A house is a major investment, so you want to be smart when making this purchase. When looking at a property, it’s important to consider what repairs or renovations may need to be liveable. Major fixes like a new roof can be costly and should be factored on top of the house’s actual sale price. Find out how to assess and negotiate repairs below.
Determine what repairs are needed before closing the deal
Before you close on any home, make sure to determine exactly what repairs it will need. A home inspection is the first step towards this end. In this process, an objective third-party surveys the house from top to bottom, identifying potential problems. A thorough inspection includes structural issues as well as home systems like HVAC, electrical, and plumbing.
In addition to having an inspection performed, the buyer can also ask the seller to complete a disclosure document. Ares Law explains that sellers and their realtors are legally obligated to share certain facts about a property that could impact its value—even stigmas that surround it, like if a murder was committed there.
A trusted local realtor like CatanaTeam can help you navigate these procedures, ensuring your rights are protected throughout the home-buying process. A local real estate agent will also have the connections needed to help you find a qualified home inspector. Further, they can help you negotiate with the seller regarding repairs, potentially saving you money.
Take necessary repairs into account when negotiating with the seller
Following the home inspection, you will be provided with a list of issues that could require repairs. Some of the problems may be small, while others could be significant. More serious issues like mold or asbestos may be a reason to walk away from a house altogether. However, some issues are worth negotiating with the seller.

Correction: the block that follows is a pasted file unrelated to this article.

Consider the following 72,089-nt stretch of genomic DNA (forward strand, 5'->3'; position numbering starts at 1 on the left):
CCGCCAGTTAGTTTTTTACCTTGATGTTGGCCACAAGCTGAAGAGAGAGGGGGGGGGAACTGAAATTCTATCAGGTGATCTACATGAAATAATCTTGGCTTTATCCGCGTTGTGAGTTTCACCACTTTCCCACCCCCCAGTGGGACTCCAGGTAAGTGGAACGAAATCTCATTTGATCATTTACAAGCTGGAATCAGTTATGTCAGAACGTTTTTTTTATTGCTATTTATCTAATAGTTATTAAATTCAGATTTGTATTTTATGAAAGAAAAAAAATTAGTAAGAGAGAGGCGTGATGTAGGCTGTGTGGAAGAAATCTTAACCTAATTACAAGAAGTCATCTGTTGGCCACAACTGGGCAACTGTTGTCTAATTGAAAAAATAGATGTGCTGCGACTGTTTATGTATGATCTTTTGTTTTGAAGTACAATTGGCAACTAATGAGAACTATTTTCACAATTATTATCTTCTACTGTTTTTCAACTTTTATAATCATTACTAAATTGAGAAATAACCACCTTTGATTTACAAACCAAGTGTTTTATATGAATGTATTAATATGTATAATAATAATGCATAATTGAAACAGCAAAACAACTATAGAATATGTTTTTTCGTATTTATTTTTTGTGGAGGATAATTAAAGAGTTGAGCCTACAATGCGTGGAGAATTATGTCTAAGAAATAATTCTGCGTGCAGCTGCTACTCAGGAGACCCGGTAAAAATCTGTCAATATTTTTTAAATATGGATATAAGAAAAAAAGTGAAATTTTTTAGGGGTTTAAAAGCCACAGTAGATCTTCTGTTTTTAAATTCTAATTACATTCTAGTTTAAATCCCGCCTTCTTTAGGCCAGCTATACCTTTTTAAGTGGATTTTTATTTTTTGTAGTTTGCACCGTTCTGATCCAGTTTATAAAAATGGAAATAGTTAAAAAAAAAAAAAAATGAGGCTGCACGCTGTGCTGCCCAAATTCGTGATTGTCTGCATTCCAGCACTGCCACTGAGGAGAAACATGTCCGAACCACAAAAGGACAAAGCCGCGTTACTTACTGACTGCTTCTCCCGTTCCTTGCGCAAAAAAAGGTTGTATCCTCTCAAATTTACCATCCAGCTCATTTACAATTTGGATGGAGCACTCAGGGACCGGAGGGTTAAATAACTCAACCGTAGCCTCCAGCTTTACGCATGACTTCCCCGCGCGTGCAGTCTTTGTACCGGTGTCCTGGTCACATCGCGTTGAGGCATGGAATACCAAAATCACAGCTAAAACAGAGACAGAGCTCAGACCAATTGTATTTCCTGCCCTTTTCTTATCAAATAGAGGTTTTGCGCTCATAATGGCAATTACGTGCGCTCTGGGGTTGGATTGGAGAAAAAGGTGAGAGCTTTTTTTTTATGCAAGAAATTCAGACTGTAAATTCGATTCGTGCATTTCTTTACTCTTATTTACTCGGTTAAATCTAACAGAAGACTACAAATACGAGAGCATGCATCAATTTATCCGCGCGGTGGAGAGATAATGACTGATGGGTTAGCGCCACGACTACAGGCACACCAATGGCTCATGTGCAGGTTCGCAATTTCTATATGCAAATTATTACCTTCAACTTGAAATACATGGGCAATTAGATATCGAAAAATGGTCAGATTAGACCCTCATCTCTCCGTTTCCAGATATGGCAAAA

My Move recommends not worrying about small things, like cosmetic issues like chipped paint. Instead, focus on problems that impact liveability, like a faulty foundation or leaky roof. You may be able to get the seller to issue a closing credit to cover the costs of such repairs. Alternatively, you may be able to get them to make the repairs before the sale.
Note that these options aren’t always possible. For example, if you opt to buy a house “as is,” you can’t demand the seller make any such repairs or issue credits. Homes sold as-is are generally cheaper. However, they come with the caveat that you are getting them in their current condition. As RedFin explains, the seller has no obligation to make improvements.
Create a priority plan for your repairs
Once you’ve successfully negotiated your sale and closed the deal on your home, you can tackle the necessary fixes. Prioritize issues that impact your ability to live comfortably and safely in the house. Examples include a damaged foundation, termite issues, old electrical wiring, and plumbing leaks.
While you should hire professional assistance for these larger problems, there are likely also DIY fixes you can handle yourself. Smaller tasks like updating light fixtures, painting rooms, or swapping out cabinet handles are a few examples. Once all the repairs and renovations are done, give your new home a thorough cleaning to get rid of remodelling dust and debris.
Finally, don’t forget to give the outside of your new home some TLC. Your house’s exterior impacts its curb appeal and home value. HGTV Canada provides a roundup of exterior upgrades that can favourably impact value, including replacing windows, painting the siding, and getting new gutters.
When buying a house, don’t necessarily expect it to be move-in ready. Identifying needed repairs upfront will allow you to negotiate a more successful sale and save money.